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Senate backs STOCK Act delay

Sep. 24, 2012 - 05:35PM   |  
By SEAN REILLY   |   Comments

The Senate on Saturday approved a bill that would delay the posting online of thousands of senior federal employees’ personal financial disclosure statements.

A spokeswoman for the bill’s sponsor, Sen. Joseph Lieberman, I-Conn., said Monday the postings would be delayed until Dec. 8. The bill would also require the National Academy of Public Administration to study the potential risks — both to national security and to the safety of affected federal employees and military officers — of putting the annual reports online.

The Senate unanimously approved the measure early Saturday morning. The bill’s House backers hope to pass it in one of the pro-forma sessions the chamber is holding while Congress is on recess.

The online posting requirement is part of the Stop Trading on Congressional Knowledge (STOCK) Act, which Obama signed in April. It was to take effect at the end of this month, but — in response to a lawsuit filed by the Senior Executives Association and other plaintiffs — a federal judge recently issued an injunction barring implementation until Oct. 31. Earlier this year, more than a dozen former national security officials warned that online posting could threaten “the personal safety and financial security” of career employees. About 7,000 career Senior Executive Service members would fall under the new requirement, along with military general and flag officers, according to the Office of Government Ethics and SEA.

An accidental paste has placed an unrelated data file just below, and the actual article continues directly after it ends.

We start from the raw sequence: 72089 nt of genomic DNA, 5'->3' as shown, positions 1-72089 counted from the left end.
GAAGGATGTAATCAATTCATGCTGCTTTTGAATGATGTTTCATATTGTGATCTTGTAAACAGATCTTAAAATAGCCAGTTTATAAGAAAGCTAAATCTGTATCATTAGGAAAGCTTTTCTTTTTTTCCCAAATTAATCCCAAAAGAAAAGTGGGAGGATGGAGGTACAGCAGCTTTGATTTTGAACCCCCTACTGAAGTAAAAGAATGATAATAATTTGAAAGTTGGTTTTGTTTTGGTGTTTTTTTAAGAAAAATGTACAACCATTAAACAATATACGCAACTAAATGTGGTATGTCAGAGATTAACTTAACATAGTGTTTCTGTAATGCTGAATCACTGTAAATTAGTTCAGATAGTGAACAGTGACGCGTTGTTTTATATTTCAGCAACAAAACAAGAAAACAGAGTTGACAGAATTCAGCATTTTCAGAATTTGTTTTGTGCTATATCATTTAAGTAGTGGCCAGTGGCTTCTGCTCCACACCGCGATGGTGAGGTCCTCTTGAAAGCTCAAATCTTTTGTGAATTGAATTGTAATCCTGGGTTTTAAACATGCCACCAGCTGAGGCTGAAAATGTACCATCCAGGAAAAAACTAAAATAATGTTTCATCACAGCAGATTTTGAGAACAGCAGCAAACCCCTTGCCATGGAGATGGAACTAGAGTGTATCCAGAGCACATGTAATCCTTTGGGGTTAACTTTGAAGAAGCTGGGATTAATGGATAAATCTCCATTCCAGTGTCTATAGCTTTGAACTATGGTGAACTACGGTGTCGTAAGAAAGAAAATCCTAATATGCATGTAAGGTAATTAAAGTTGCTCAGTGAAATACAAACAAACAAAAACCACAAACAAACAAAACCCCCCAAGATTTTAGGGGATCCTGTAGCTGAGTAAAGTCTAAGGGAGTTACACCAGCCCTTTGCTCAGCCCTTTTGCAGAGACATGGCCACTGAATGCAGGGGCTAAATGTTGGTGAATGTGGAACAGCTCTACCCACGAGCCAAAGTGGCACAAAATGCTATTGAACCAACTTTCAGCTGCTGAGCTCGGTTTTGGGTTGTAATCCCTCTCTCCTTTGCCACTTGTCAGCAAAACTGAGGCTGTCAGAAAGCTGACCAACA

The disclosure reports, known as Office of Government Ethics Form 278s, are already public, but agencies generally release them only in paper form in response to a written request. Under the Senate bill, NAPA would have six months to complete its study. In an e-mail, Lieberman spokeswoman Leslie Phillips said that online posting could be further delayed until the study is finished. Online posting will start Sept. 30 for the president, vice president, members of Congress, candidates for Congress, and Cabinet-level and other appointees whose jobs require Senate confirmation, she said.

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